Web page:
Wednesday, March 12, 2014

High Road From Moscow

Shortly after brother Jeff headed back to the ‘world’ via the Army’s labyrinthine bureaucracy – late spring ’64 – I was departing Moscow, metropolis of the mighty Soviet Empire, to return home by way of the Continent. During the ‘50s, I had served in the military in West Europe, but those carefree days as a Cold War soldier were well behind me.†

Jeff’s return began from a remote American base about 60 miles below the 17th parallel, the line then nominally dividing North and South Vietnam. He had been dispatched to Vietnam in August ’63; I had reached Moscow a month later.

He was soldiering, I was studying. We were both preoccupied with Communism – he with the North Vietnamese military across the border, I with the Marxian legacy of its patron, the USSR.

Each of us had gone abroad with some political baggage, but as a result of our respective experiences – mine with the ‘enemy’, Jeff’s with our Vietnamese allies – on return, we were traveling much lighter, more enlightened.

For Jeff – a Vietnamese linguist – becoming familiar with the country’s culture and seeing the war up close tended to blur the US image of saving South Vietnam from what would become its ultimate fate. He found that the average soldier or simple peasant had far less enthusiasm for Saigon’s war and the US effort to help them ‘win’ it, than reflected through the prism of Washington policy.
As for me, a year of studying with Soviet professors and living among their students had begun to subtly alter my image of the great East-West divide. Few of the Soviets I got to know well were as hard core Cold War as portrayed in American media. Then meeting Communist East Europeans on my journey homeward changed my perceptions even more.

My closest Soviet friend, the late Avgust Alexievich Mishin, the USSR’s leading specialist on ‘bourgeois constitutional law’, saw me off from Moscow with the better part of a bottle of scotch.

Avgust had lost an arm fighting outside Moscow in the late ’41 counter-offensive that saved the capital. His empty left sleeve (Soviet prosthetics were primitive), was a vivid reminder that WWII was still living memory for millions of Soviet citizens.

Professor Mishin (l) at the 50th anniversary commemoration of the Battle of Moscow, 1991

My journey west, first to Poland, began from the Belorussky railroad station. Nina, the department secretary at Moscow Law School; Valery, a Russian grad student friend; and my Soviet academic adviser came to see me off. Nina brought a bouquet, Valery, a box of chocolates. We exchanged farewells on the platform.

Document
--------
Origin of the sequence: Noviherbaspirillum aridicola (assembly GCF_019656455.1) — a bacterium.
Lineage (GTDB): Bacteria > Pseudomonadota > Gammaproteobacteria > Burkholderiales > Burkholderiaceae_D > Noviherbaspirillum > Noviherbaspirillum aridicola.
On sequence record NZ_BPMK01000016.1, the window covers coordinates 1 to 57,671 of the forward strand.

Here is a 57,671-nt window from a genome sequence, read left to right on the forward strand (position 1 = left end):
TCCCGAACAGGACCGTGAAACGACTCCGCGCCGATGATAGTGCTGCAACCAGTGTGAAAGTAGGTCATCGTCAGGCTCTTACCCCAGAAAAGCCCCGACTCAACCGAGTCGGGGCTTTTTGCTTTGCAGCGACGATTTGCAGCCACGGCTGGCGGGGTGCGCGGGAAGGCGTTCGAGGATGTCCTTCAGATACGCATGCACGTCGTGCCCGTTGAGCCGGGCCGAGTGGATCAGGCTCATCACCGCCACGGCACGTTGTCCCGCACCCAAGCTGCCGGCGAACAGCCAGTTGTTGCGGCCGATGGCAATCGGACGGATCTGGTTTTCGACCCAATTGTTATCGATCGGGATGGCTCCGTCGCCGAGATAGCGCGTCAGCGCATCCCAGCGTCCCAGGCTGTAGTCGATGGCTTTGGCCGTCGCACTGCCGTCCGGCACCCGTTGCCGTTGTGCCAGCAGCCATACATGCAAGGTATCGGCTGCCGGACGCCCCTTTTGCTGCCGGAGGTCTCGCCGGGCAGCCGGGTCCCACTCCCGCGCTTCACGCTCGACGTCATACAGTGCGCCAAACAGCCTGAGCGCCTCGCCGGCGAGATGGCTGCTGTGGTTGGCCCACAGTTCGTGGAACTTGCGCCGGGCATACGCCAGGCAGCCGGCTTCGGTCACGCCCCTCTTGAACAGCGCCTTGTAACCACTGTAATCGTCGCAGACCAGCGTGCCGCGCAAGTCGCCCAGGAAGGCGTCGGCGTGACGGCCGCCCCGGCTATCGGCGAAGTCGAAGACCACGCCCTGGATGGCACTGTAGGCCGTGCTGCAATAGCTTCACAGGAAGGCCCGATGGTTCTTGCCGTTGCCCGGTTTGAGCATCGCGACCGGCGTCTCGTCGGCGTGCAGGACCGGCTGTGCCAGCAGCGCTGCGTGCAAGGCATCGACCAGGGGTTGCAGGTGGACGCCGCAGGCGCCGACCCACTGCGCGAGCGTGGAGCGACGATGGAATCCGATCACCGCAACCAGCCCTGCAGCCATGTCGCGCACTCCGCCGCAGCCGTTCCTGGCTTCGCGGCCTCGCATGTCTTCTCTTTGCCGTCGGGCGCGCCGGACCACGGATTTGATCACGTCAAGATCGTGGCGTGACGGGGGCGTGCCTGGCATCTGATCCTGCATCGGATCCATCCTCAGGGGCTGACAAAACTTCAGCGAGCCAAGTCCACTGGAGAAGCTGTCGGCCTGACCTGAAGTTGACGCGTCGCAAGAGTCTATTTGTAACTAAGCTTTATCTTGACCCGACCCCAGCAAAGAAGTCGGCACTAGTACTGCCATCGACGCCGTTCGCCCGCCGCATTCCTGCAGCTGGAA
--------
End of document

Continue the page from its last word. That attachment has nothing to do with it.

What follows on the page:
At the conductor’s signal, the professor helped me aboard with my luggage. Once in my private compartment, he quietly asked if I had enough Soviet currency for the long train ride across the steppe – he knew foreigners weren’t permitted to leave the USSR with rubles.

I had held back a ten-spot, which Anatoly Grigorevich didn’t feel was sufficient. To my astonishment, he reached into his pocket and discreetly handed me more rubles. I was deeply touched – not merely by his generosity, but by the trust and courage it took to pass money to an American in the middle of Cold War Moscow. If anyone had witnessed him, he would have been in serious trouble.

Belorussky Station, Moscow

Reaching Warsaw, I momentarily had the crazy illusion I was back in the West – the atmosphere was ‘lighter’, more open – it was a livelier place, more on a human scale than Moscow. But in fact, I was in the capital of the USSR’s largest and most important East European satellite.

The Ford Foundation of New York had given me funds to head home via Communist East Europe. I would be interviewing legal scholars in several countries starting in Poland.

Arriving at my hotel, I thought perhaps I had stepped through a looking glass into West Europe. Though of course a state-run concern, the lobby was inviting with many stylish people coming and going, but the biggest surprise was an inviting, well-stocked bar with polished mahogany paneling.

The barkeep was an attractive young blonde with a décolletage that would have shocked puritanical Moscow. Stepping up to the bar, I ordered a beer not knowing what to expect. With a flourish she pulled a tap and set before me a cold beer with a nice head. I marveled – I hadn’t been served a cold beer in a year.